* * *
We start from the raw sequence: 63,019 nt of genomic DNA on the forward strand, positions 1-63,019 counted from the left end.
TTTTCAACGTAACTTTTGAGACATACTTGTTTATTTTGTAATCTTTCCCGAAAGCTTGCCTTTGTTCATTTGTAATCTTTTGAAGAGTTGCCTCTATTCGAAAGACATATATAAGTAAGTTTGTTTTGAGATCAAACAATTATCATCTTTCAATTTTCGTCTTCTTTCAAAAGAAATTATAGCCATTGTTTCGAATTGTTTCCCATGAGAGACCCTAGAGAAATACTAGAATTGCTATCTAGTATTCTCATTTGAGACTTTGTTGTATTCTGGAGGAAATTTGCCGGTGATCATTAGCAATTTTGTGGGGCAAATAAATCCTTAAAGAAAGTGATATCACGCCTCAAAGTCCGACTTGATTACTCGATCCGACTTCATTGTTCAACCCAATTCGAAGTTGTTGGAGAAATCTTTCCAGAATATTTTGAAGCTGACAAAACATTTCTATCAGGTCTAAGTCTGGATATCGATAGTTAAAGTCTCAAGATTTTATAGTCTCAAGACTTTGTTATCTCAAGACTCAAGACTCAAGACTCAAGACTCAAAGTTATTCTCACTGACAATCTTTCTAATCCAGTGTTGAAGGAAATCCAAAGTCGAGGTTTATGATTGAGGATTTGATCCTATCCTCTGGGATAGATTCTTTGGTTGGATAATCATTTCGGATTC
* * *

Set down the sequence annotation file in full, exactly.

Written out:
We start from the raw sequence: 63,019 nt of genomic DNA on the forward strand, positions 1-63,019 counted from the left end.
TTTTCAACGTAACTTTTGAGACATACTTGTTTATTTTGTAATCTTTCCCGAAAGCTTGCCTTTGTTCATTTGTAATCTTTTGAAGAGTTGCCTCTATTCGAAAGACATATATAAGTAAGTTTGTTTTGAGATCAAACAATTATCATCTTTCAATTTTCGTCTTCTTTCAAAAGAAATTATAGCCATTGTTTCGAATTGTTTCCCATGAGAGACCCTAGAGAAATACTAGAATTGCTATCTAGTATTCTCATTTGAGACTTTGTTGTATTCTGGAGGAAATTTGCCGGTGATCATTAGCAATTTTGTGGGGCAAATAAATCCTTAAAGAAAGTGATATCACGCCTCAAAGTCCGACTTGATTACTCGATCCGACTTCATTGTTCAACCCAATTCGAAGTTGTTGGAGAAATCTTTCCAGAATATTTTGAAGCTGACAAAACATTTCTATCAGGTCTAAGTCTGGATATCGATAGTTAAAGTCTCAAGATTTTATAGTCTCAAGACTTTGTTATCTCAAGACTCAAGACTCAAGACTCAAGACTCAAAGTTATTCTCACTGACAATCTTTCTAATCCAGTGTTGAAGGAAATCCAAAGTCGAGGTTTATGATTGAGGATTTGATCCTATCCTCTGGGATAGATTCTTTGGTTGGATAATCATTTCGGATTC